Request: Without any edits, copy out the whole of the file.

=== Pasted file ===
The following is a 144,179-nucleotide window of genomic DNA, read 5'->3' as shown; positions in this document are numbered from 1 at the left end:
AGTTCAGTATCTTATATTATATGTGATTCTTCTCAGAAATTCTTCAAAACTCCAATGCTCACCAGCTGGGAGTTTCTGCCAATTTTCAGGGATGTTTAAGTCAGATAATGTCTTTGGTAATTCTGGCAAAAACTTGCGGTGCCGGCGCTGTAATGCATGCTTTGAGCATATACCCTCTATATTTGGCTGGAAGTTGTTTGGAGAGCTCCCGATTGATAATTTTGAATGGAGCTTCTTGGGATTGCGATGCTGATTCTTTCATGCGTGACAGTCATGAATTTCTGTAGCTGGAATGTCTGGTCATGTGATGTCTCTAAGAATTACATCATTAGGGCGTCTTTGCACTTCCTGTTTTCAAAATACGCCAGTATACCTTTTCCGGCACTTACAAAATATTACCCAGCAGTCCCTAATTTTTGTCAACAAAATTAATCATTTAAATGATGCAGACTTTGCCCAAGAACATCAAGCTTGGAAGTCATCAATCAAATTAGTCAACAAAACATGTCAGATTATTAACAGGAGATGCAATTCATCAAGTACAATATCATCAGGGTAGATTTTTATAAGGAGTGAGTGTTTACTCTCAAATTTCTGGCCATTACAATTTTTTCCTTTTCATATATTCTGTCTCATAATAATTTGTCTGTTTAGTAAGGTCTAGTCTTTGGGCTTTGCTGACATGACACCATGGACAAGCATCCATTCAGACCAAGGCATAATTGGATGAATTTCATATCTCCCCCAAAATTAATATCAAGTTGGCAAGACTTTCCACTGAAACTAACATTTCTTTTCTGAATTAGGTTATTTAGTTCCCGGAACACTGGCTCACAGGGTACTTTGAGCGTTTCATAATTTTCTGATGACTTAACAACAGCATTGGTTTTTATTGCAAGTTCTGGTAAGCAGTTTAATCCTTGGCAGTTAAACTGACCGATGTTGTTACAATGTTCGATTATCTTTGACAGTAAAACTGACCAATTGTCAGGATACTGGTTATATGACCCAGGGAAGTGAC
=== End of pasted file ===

The following is a 144,179-nucleotide window of genomic DNA, read 5'->3' as shown; positions in this document are numbered from 1 at the left end:
AGTTCAGTATCTTATATTATATGTGATTCTTCTCAGAAATTCTTCAAAACTCCAATGCTCACCAGCTGGGAGTTTCTGCCAATTTTCAGGGATGTTTAAGTCAGATAATGTCTTTGGTAATTCTGGCAAAAACTTGCGGTGCCGGCGCTGTAATGCATGCTTTGAGCATATACCCTCTATATTTGGCTGGAAGTTGTTTGGAGAGCTCCCGATTGATAATTTTGAATGGAGCTTCTTGGGATTGCGATGCTGATTCTTTCATGCGTGACAGTCATGAATTTCTGTAGCTGGAATGTCTGGTCATGTGATGTCTCTAAGAATTACATCATTAGGGCGTCTTTGCACTTCCTGTTTTCAAAATACGCCAGTATACCTTTTCCGGCACTTACAAAATATTACCCAGCAGTCCCTAATTTTTGTCAACAAAATTAATCATTTAAATGATGCAGACTTTGCCCAAGAACATCAAGCTTGGAAGTCATCAATCAAATTAGTCAACAAAACATGTCAGATTATTAACAGGAGATGCAATTCATCAAGTACAATATCATCAGGGTAGATTTTTATAAGGAGTGAGTGTTTACTCTCAAATTTCTGGCCATTACAATTTTTTCCTTTTCATATATTCTGTCTCATAATAATTTGTCTGTTTAGTAAGGTCTAGTCTTTGGGCTTTGCTGACATGACACCATGGACAAGCATCCATTCAGACCAAGGCATAATTGGATGAATTTCATATCTCCCCCAAAATTAATATCAAGTTGGCAAGACTTTCCACTGAAACTAACATTTCTTTTCTGAATTAGGTTATTTAGTTCCCGGAACACTGGCTCACAGGGTACTTTGAGCGTTTCATAATTTTCTGATGACTTAACAACAGCATTGGTTTTTATTGCAAGTTCTGGTAAGCAGTTTAATCCTTGGCAGTTAAACTGACCGATGTTGTTACAATGTTCGATTATCTTTGACAGTAAAACTGACCAATTGTCAGGATACTGGTTATATGACCCAGGGAAGTGAC